Bidar Industrial Visit

Bidar going students can visit various small scale industries engaged in bidri works, they can see the whole process starting from Alloy making to casting and finally finishing of Bidriware. Other industrial setup worth visiting are Mahatma Gandhi Sahakari Sakkare Karkhane and Gauri industries etc.

In the northern-most part of Karnataka lies Bidar-a tiny district steeped in history. The place which played host to the first capital of Rashtrakuta capital is included in this district which also is home to Basavakalyan, formerly known as Kalyani, the capital of Western Chalukyas and the Kalachuris.

However, Bidar is mainly known as a great medieval city and capital of the Bahamani and Barid Shahi dynasties. The fort, the cannons, palaces in ruins, the magnificent tombs and the massive monuments, all combine to make a visit to this place a truly memorable. Bidar witnessed the “religious revolution” under the Lingayat reformist Basavanna, founder of Shaivite sect of Virashaivas.

Sights to See


Bidar Fort
The historical fort of Bidar was a stronghold of the Bahamani Kings in the 14th and 15th centuries. The fort is surrounded by three miles of walls with 37 bastions, most of them surmounted with cannons. This fort was a source of irritation to the Mughal rulers of Delhi, and was finally conquered by Aurangzeb. The fort now lies in ruins.

Built by Ahmad Shah Bahmani between 1426 and 1432 A.D, has five Darwazas (gates) with imposing bastions lead into a little town nestling within the ramparts. Enter from the Gumbaz Darwaza and steps lead you to the Rangin Mahal. The royal residence has elaborately carved wooden pillars, Persian couplets engraved in encaustic tiles and exquisite mother-of-pearl inlay work.

Near the palace are the royal kitchens and the royal baths. Further on are the Ladies Apartments with a 16 columned prayer hall built in 1423.

Solah Kamba Masjid
The Solah Kamba Masjid, as it is popularly known, is the oldest Muslim building in Bidar and one of the largest in India. Not to be missed are the Gagan Mahal, the Diwan-E-Am where the fabulous turquoise throne once rested, the Takhat Mahal, the Royal Pavilion, the Hazar Kothari and the Naubat Khana.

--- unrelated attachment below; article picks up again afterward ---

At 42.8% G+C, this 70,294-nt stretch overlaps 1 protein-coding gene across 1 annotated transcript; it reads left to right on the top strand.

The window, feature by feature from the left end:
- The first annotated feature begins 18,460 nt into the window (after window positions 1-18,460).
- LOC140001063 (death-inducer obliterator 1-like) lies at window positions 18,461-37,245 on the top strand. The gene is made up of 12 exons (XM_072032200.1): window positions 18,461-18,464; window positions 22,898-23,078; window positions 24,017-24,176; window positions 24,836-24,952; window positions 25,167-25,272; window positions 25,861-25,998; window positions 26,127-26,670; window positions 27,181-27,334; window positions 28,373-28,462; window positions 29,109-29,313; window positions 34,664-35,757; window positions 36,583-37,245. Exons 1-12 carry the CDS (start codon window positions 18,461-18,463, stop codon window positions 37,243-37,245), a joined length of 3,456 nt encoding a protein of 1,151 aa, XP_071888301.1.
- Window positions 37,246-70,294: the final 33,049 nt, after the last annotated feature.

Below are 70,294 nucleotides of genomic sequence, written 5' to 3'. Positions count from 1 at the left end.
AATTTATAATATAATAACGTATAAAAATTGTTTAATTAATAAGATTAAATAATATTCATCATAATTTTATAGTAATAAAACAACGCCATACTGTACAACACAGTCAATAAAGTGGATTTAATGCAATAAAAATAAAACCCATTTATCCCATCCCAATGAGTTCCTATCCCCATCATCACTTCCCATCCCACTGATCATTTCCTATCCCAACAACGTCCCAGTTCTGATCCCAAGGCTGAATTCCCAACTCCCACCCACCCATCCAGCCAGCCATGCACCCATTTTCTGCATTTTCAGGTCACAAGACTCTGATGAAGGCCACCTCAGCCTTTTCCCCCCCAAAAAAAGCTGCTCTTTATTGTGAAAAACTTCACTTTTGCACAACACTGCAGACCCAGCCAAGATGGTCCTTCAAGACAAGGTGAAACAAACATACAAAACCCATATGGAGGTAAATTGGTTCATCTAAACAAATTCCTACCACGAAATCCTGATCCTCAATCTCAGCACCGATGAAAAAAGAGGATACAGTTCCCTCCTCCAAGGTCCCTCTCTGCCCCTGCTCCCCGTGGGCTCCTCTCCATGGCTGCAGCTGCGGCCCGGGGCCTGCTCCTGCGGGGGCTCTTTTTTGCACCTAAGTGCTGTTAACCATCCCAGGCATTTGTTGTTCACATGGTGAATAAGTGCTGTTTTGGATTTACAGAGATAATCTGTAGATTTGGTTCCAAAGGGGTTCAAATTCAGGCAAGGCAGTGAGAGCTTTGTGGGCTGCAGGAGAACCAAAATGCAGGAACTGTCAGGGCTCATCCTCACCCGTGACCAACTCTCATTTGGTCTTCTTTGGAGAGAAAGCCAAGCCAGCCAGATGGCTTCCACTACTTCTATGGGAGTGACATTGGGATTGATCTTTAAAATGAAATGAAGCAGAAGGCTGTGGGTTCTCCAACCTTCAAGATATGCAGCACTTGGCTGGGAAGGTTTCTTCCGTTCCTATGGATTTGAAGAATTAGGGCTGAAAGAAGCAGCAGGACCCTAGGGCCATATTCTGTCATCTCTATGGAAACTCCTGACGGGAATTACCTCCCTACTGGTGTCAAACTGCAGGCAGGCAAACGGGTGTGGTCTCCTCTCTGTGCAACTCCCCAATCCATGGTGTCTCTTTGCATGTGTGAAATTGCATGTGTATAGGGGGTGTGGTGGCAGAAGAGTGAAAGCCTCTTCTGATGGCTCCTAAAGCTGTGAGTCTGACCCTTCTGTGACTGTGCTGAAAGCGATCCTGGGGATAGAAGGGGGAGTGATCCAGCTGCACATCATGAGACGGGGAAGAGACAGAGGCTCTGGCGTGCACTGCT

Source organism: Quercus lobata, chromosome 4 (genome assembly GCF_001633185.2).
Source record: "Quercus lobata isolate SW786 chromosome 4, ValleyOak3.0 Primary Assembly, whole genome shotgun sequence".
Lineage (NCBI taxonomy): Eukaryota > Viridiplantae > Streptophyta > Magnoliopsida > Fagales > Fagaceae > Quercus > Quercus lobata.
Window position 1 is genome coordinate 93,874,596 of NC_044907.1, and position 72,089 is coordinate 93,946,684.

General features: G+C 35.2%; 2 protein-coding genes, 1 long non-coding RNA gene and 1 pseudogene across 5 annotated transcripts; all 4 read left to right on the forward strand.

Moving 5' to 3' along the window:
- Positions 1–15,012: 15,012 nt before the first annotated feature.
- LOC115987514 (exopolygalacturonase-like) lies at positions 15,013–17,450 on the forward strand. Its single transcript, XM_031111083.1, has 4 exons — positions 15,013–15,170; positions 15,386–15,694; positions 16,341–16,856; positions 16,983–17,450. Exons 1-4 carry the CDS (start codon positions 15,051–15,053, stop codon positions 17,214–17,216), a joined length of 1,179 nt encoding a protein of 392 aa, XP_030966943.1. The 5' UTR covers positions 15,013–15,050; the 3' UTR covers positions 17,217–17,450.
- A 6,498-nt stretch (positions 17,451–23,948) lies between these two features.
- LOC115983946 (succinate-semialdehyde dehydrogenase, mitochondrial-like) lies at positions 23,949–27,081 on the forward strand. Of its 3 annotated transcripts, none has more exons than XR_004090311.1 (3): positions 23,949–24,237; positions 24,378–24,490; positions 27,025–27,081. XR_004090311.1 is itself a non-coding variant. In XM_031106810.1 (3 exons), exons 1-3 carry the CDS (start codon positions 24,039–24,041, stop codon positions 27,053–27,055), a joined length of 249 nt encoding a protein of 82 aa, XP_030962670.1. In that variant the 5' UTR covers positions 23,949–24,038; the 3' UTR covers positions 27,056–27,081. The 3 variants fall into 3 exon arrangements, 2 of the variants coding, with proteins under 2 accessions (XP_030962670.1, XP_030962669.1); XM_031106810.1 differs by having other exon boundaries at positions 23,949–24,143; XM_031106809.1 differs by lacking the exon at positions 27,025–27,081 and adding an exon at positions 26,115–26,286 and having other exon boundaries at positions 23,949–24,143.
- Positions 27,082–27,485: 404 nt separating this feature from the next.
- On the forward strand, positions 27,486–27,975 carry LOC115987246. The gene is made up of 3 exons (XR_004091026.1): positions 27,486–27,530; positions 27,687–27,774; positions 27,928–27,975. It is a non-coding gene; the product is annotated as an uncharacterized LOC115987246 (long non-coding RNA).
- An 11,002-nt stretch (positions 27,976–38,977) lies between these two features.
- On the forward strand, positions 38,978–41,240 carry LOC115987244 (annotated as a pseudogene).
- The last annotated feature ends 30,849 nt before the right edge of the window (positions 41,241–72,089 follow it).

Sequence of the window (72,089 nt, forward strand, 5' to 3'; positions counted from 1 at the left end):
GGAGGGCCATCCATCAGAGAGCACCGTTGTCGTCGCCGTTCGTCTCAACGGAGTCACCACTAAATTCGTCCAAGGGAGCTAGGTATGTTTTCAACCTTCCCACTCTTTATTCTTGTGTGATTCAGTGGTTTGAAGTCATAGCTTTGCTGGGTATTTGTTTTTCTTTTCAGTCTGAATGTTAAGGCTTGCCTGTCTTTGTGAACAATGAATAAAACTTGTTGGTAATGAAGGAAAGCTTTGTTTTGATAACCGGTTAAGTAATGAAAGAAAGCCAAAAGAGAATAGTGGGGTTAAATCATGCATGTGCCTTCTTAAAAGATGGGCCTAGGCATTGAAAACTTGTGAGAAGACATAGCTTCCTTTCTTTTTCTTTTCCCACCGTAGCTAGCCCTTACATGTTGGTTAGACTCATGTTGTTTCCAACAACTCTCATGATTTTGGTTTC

Bahmani Tombs at Ashtur

The interiors of the tombs are adorned with well-preserved paintings that are excellent examples of medieval Muslim art. The outer walls are decorated in tile work.

Chaubara Tower
Right in the heart of Bidar town stands the Chaubara, a 71 foot tower. You can have a splendid view from the top of the Chaubara.

Papnash Shiva Temple
As per the local traditional saying, the Shiva Linga idol in this temple is one of those installed by Lord Ram during the time of his journey back from Sri Lanka. The location of the temple in a valley is a feast to the eyes. Every year at the time of Shivrathri festival lot of tourists visit this place. A natural spring flows into a pond in front of the temple which is called ‘Papnasha’.

Narshimha Jhira Water Cave Temple
To visit the Narasimha Jheera, you have to tread for at least a furlong inside a cave with waist deep water (and countless bats hanging from the roof!) to seek the view of Lord Narasimha.




  • The Mahatma Gandhi Sahakari Sakkare Karkhane Niyamity
  • Gauri Industries Limited

And many More Industries for more information see state wise list of Industries

Mahamud Gawan Madrasa
The Madrasa of Mahamud Gawan is another important building in Bidar. Architecturally similar to Madrasa at Fez, this university was once a renowned center of learning, attracting scholars from all over the Muslim world.

Guru Nank Jhira
One of holiest places for Sikhs, Gurudwara Bidar attracts a large number of tourists from all parts of the country particularly during the months of November and March. Legend has it that Guru Nanak visited the palace while the land was in the grip of a famine The Guru performed a miracle at the request of the locals and a spring of water from the laterite rock mountain burst out. Till this day crystal clear water flows from the laterite trap. The belief is that drinking of this water cures many ailments.


Basavakalyan (80 km)
Basavakalyan, formerly known as Kalyani, was the capital of Western Chalukyas from 1050 to 1195. It also served as the capital of the Kalachuris.  Its other claim to fame is its being the birthplace of Lingayat reformist Basavanna, founder of Shaivite sect of Virashaivas.  This sect was radical in its views.

Humnabad (52 km)
A famous sacred place of the Hindus, Humnabad is famous for the ancient temple of Lord Veerabhadreshwara which attracts thousands of visitors. The annual seven-day Veerabhadreshwara Jatra and cart pulling Mohotsav held in January-February is another attraction.

Dev DeV Vana (Botanical Garden) (6 km)
An Eco Tourism center on Bidar – Hyderbad Highway, the garden is home to more than 200 medicinal plants.

How would you like to travel?

Hyderabad is the nearest airport connected by flights to major cities like Kolkata, Delhi and Mumbai.
Bidar is connected by rail with major cities and places in India.
Bidar is connected by good motorable roads to all places in South India.
Bidar is:
  • 136 km from Hyderabad
  • 669 km from Bangalore
  • 280 km from Bijapur
  • 73 km from Basavakalyan

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